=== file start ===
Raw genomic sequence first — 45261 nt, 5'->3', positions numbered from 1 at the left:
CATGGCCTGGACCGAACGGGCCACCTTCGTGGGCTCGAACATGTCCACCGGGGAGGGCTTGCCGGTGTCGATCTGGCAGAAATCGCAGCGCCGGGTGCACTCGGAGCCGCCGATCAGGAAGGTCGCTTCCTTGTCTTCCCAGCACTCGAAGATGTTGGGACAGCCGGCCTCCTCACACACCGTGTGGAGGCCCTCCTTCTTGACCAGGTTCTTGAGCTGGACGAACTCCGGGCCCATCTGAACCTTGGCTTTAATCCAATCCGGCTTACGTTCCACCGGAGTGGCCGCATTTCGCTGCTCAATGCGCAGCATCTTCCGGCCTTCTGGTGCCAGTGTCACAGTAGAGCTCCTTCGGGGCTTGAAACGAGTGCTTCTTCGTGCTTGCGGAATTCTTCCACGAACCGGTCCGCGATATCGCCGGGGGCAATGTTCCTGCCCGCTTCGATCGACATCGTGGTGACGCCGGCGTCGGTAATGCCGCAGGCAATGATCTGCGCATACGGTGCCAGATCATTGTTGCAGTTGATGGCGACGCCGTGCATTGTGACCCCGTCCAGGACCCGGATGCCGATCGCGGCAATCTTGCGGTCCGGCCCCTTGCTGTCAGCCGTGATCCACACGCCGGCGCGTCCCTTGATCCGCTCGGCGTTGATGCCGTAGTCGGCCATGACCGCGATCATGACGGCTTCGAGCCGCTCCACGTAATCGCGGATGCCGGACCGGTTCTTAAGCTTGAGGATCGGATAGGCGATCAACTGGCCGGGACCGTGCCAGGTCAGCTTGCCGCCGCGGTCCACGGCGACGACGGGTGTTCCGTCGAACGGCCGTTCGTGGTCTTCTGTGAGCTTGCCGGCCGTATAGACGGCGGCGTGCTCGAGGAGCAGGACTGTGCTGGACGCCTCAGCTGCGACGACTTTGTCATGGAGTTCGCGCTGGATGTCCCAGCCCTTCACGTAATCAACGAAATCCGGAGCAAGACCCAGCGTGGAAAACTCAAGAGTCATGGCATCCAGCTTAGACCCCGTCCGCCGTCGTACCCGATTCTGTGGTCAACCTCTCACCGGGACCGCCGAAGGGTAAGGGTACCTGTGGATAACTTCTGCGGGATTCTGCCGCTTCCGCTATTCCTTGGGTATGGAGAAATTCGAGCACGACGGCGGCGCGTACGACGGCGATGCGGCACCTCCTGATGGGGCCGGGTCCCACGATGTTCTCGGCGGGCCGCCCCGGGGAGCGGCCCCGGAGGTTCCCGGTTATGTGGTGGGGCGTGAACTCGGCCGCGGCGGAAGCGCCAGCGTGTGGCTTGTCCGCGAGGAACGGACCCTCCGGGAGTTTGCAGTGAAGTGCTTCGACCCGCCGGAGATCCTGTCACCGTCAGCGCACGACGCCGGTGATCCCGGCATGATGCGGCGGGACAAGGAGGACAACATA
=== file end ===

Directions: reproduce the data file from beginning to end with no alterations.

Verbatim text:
Raw genomic sequence first — 45261 nt, 5'->3', positions numbered from 1 at the left:
CATGGCCTGGACCGAACGGGCCACCTTCGTGGGCTCGAACATGTCCACCGGGGAGGGCTTGCCGGTGTCGATCTGGCAGAAATCGCAGCGCCGGGTGCACTCGGAGCCGCCGATCAGGAAGGTCGCTTCCTTGTCTTCCCAGCACTCGAAGATGTTGGGACAGCCGGCCTCCTCACACACCGTGTGGAGGCCCTCCTTCTTGACCAGGTTCTTGAGCTGGACGAACTCCGGGCCCATCTGAACCTTGGCTTTAATCCAATCCGGCTTACGTTCCACCGGAGTGGCCGCATTTCGCTGCTCAATGCGCAGCATCTTCCGGCCTTCTGGTGCCAGTGTCACAGTAGAGCTCCTTCGGGGCTTGAAACGAGTGCTTCTTCGTGCTTGCGGAATTCTTCCACGAACCGGTCCGCGATATCGCCGGGGGCAATGTTCCTGCCCGCTTCGATCGACATCGTGGTGACGCCGGCGTCGGTAATGCCGCAGGCAATGATCTGCGCATACGGTGCCAGATCATTGTTGCAGTTGATGGCGACGCCGTGCATTGTGACCCCGTCCAGGACCCGGATGCCGATCGCGGCAATCTTGCGGTCCGGCCCCTTGCTGTCAGCCGTGATCCACACGCCGGCGCGTCCCTTGATCCGCTCGGCGTTGATGCCGTAGTCGGCCATGACCGCGATCATGACGGCTTCGAGCCGCTCCACGTAATCGCGGATGCCGGACCGGTTCTTAAGCTTGAGGATCGGATAGGCGATCAACTGGCCGGGACCGTGCCAGGTCAGCTTGCCGCCGCGGTCCACGGCGACGACGGGTGTTCCGTCGAACGGCCGTTCGTGGTCTTCTGTGAGCTTGCCGGCCGTATAGACGGCGGCGTGCTCGAGGAGCAGGACTGTGCTGGACGCCTCAGCTGCGACGACTTTGTCATGGAGTTCGCGCTGGATGTCCCAGCCCTTCACGTAATCAACGAAATCCGGAGCAAGACCCAGCGTGGAAAACTCAAGAGTCATGGCATCCAGCTTAGACCCCGTCCGCCGTCGTACCCGATTCTGTGGTCAACCTCTCACCGGGACCGCCGAAGGGTAAGGGTACCTGTGGATAACTTCTGCGGGATTCTGCCGCTTCCGCTATTCCTTGGGTATGGAGAAATTCGAGCACGACGGCGGCGCGTACGACGGCGATGCGGCACCTCCTGATGGGGCCGGGTCCCACGATGTTCTCGGCGGGCCGCCCCGGGGAGCGGCCCCGGAGGTTCCCGGTTATGTGGTGGGGCGTGAACTCGGCCGCGGCGGAAGCGCCAGCGTGTGGCTTGTCCGCGAGGAACGGACCCTCCGGGAGTTTGCAGTGAAGTGCTTCGACCCGCCGGAGATCCTGTCACCGTCAGCGCACGACGCCGGTGATCCCGGCATGATGCGGCGGGACAAGGAGGACAACATA